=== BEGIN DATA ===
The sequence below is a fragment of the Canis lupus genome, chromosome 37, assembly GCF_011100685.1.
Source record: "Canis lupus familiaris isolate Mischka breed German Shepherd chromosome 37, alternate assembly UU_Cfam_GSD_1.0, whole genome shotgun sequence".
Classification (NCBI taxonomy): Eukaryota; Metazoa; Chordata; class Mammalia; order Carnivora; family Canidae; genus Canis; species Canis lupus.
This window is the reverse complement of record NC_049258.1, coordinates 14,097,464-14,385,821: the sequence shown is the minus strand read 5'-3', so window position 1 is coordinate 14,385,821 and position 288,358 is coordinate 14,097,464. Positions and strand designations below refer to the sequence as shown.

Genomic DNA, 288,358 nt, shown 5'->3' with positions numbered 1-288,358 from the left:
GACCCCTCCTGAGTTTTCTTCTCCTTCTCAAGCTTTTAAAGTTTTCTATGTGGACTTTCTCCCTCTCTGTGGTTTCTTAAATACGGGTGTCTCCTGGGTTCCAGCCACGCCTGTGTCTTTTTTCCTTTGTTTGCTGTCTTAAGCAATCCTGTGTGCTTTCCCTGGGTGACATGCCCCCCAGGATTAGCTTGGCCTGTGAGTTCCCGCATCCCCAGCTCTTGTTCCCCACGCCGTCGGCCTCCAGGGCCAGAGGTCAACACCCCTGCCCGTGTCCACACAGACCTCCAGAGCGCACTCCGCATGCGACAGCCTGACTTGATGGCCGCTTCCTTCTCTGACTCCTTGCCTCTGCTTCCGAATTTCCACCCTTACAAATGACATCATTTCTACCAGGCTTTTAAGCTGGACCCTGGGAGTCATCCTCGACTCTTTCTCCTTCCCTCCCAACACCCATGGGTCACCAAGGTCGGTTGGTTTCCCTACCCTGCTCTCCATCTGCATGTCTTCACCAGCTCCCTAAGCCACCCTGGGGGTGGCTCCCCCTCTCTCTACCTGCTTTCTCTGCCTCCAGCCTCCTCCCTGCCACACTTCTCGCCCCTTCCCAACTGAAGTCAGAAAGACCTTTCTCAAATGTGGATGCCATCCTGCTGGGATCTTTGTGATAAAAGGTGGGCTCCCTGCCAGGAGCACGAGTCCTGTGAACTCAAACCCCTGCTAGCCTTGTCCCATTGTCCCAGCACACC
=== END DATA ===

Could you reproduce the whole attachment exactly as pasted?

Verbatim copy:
The sequence below is a fragment of the Canis lupus genome, chromosome 37, assembly GCF_011100685.1.
Source record: "Canis lupus familiaris isolate Mischka breed German Shepherd chromosome 37, alternate assembly UU_Cfam_GSD_1.0, whole genome shotgun sequence".
Classification (NCBI taxonomy): Eukaryota; Metazoa; Chordata; class Mammalia; order Carnivora; family Canidae; genus Canis; species Canis lupus.
This window is the reverse complement of record NC_049258.1, coordinates 14,097,464-14,385,821: the sequence shown is the minus strand read 5'-3', so window position 1 is coordinate 14,385,821 and position 288,358 is coordinate 14,097,464. Positions and strand designations below refer to the sequence as shown.

Genomic DNA, 288,358 nt, shown 5'->3' with positions numbered 1-288,358 from the left:
GACCCCTCCTGAGTTTTCTTCTCCTTCTCAAGCTTTTAAAGTTTTCTATGTGGACTTTCTCCCTCTCTGTGGTTTCTTAAATACGGGTGTCTCCTGGGTTCCAGCCACGCCTGTGTCTTTTTTCCTTTGTTTGCTGTCTTAAGCAATCCTGTGTGCTTTCCCTGGGTGACATGCCCCCCAGGATTAGCTTGGCCTGTGAGTTCCCGCATCCCCAGCTCTTGTTCCCCACGCCGTCGGCCTCCAGGGCCAGAGGTCAACACCCCTGCCCGTGTCCACACAGACCTCCAGAGCGCACTCCGCATGCGACAGCCTGACTTGATGGCCGCTTCCTTCTCTGACTCCTTGCCTCTGCTTCCGAATTTCCACCCTTACAAATGACATCATTTCTACCAGGCTTTTAAGCTGGACCCTGGGAGTCATCCTCGACTCTTTCTCCTTCCCTCCCAACACCCATGGGTCACCAAGGTCGGTTGGTTTCCCTACCCTGCTCTCCATCTGCATGTCTTCACCAGCTCCCTAAGCCACCCTGGGGGTGGCTCCCCCTCTCTCTACCTGCTTTCTCTGCCTCCAGCCTCCTCCCTGCCACACTTCTCGCCCCTTCCCAACTGAAGTCAGAAAGACCTTTCTCAAATGTGGATGCCATCCTGCTGGGATCTTTGTGATAAAAGGTGGGCTCCCTGCCAGGAGCACGAGTCCTGTGAACTCAAACCCCTGCTAGCCTTGTCCCATTGTCCCAGCACACC